If you are looking for an answer to the question What is Artificial Intelligence? and you only have a minute, then here's the definition the Association for the Advancement of Artificial Intelligence offers on its home page: "the scientific understanding of the mechanisms underlying thought and intelligent behavior and their embodiment in machines."
However, if you are fortunate enough to have more than a minute, then please get ready to embark upon an exciting journey exploring AI (but beware, it could last a lifetime) …
In the near future, it's predicted that these technologies will have an even larger impact on society through activities such as driving fully autonomous vehicles, enabling complex scientific research and facilitating medical discoveries. And cloud computing data centers used by AI and machine learning applications worldwide are already devouring more electrical power per year than some small countries. A research team led by the University of Washington has developed new optical computing hardware for AI and machine learning that is faster and much more energy efficient than conventional electronics. Optical computing noise essentially comes from stray light particles, or photons, that originate from the operation of lasers within the device and background thermal radiation. Of course the optical computer didn't have a human hand for writing, so its form of "handwriting" was to generate digital images that had a style similar to the samples it had studied, but were not identical to them.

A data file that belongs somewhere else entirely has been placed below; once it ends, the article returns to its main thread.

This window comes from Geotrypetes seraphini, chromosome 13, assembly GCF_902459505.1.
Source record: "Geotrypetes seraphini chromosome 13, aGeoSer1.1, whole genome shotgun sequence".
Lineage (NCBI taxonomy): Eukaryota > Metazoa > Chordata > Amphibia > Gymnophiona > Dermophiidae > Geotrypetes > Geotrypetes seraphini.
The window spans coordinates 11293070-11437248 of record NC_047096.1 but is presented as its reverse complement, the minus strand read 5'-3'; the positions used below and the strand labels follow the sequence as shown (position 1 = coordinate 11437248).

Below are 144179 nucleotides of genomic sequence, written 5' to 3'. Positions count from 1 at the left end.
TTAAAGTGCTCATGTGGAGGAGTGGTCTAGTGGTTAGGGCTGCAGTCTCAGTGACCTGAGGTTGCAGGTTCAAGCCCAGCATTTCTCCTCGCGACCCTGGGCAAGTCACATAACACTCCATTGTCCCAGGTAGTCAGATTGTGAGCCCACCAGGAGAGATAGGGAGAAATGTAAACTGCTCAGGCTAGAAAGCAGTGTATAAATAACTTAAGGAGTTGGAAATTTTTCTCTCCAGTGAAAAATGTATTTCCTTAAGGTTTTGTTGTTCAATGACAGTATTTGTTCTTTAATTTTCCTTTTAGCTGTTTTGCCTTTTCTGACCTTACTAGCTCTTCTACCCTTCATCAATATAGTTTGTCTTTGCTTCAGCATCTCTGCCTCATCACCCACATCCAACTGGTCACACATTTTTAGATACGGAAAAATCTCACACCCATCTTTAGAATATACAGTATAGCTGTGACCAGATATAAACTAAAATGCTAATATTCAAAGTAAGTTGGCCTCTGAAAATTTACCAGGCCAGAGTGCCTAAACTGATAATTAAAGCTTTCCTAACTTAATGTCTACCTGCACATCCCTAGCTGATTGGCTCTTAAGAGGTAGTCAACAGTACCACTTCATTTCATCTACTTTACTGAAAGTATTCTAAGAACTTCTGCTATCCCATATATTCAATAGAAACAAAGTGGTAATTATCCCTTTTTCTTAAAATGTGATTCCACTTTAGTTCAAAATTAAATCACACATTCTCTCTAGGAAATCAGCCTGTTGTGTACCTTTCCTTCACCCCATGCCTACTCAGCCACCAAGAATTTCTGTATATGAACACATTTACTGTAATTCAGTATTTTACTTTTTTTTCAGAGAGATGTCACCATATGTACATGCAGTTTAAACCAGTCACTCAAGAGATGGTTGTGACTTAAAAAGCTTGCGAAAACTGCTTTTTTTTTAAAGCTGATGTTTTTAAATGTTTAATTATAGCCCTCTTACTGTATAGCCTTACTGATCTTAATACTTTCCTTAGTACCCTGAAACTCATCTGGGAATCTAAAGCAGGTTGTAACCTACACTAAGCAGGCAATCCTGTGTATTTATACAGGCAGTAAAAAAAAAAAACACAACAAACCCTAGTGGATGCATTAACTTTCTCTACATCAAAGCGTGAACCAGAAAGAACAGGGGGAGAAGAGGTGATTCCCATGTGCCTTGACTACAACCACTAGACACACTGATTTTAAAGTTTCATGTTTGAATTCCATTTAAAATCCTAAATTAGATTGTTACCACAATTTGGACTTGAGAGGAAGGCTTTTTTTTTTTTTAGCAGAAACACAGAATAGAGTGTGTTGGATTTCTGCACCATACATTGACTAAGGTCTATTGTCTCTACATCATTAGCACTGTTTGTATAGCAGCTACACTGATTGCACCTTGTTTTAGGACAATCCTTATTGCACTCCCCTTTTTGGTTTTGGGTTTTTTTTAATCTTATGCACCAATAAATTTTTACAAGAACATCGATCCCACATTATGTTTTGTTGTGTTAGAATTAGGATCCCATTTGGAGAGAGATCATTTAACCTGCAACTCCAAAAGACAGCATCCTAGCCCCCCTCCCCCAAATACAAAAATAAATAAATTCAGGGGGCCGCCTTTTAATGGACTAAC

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A giant 18-wheel transport truck is barreling down a multi-lane Texas highway, and there is no one behind the wheel. The futuristic idea may seem surreal, but it is being tested in this vast southern US state, which has become the epicenter of a rapidly developing self-driving vehicle industry. Before driverless trucks are allowed onto roads and highways, however, multiple tests must still be conducted to ensure they are safe. Self-driving lorries are operated using radars, laser scanners, cameras and GPS antennas that communicate with piloting software. "Each time we drive a mile or a kilometer in real life, we re-simulate a thousand more times on the computer by changing hundreds of parameters," explains Pierre-François Le Faou, trucking partner development manager at Waymo, the self-driving unit at Google's parent company Alphabet.
In the face of daily pandemic-induced upheavals, the notion of "business as usual" can often seem a quaint and distant notion to today's workforce. But even before we all got stuck in never-ending Zoom meetings, the logistics and transportation sectors (like much of America's economy) were already subtly shifting in the face of continuing advances in robotics, machine learning and autonomous navigation technologies. In their new book, The Work of the Future: Building Better Jobs in an Age of Intelligent Machines, an interdisciplinary team of MIT researchers (leveraging insights gleaned from MIT's multi-year Task Force on the Work of the Future) exam the disconnect between improvements in technology and the benefits derived by workers from those advancements. It's not that America is rife with "low-skill workers" as New York's new mayor seems to believe, but rather that the nation is saturated with low-wage, low-quality positions -- positions which are excluded from the ever-increasing perks and paychecks enjoyed by knowledge workers. The excerpt below examines the impact vehicular automation will have on rank and file employees, rather than the Musks of the world.